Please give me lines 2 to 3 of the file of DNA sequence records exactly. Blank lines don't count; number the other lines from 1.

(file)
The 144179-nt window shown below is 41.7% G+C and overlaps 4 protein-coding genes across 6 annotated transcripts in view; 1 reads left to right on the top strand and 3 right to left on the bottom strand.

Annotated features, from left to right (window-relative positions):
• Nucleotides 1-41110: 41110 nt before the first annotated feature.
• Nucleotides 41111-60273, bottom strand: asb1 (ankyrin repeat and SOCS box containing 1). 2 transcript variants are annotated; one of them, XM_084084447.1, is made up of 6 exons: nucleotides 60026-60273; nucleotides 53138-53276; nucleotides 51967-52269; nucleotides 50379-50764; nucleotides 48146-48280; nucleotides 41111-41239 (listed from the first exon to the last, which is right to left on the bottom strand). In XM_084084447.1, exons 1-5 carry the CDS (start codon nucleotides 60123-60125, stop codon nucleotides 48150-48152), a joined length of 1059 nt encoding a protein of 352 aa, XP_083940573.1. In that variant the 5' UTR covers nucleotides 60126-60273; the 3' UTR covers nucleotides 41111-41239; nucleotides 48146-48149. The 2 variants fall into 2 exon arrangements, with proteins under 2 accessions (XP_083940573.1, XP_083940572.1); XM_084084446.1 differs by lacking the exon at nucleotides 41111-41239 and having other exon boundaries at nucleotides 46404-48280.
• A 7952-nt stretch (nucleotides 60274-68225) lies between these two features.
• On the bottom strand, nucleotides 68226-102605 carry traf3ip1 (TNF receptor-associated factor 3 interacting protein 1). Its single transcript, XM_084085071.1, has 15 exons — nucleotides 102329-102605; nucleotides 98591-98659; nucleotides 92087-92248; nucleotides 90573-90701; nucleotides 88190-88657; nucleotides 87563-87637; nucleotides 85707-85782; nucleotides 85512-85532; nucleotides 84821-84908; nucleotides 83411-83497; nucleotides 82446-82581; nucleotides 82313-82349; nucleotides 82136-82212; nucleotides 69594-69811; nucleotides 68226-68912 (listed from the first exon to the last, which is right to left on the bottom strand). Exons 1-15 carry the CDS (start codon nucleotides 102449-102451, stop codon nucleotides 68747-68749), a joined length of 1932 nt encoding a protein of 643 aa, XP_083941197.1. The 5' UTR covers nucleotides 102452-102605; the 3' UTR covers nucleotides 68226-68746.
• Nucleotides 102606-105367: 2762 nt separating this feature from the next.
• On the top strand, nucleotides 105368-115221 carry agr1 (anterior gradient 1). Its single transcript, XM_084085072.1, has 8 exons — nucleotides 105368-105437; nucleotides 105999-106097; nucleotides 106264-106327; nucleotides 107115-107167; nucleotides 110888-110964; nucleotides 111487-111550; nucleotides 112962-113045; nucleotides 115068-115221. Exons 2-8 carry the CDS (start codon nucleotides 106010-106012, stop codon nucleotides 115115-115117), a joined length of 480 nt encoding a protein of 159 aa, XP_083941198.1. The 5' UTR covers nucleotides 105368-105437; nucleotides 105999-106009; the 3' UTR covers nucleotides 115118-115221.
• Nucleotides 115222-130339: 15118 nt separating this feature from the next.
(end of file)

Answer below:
Annotated features, from left to right (window-relative positions):
• Nucleotides 1-41110: 41110 nt before the first annotated feature.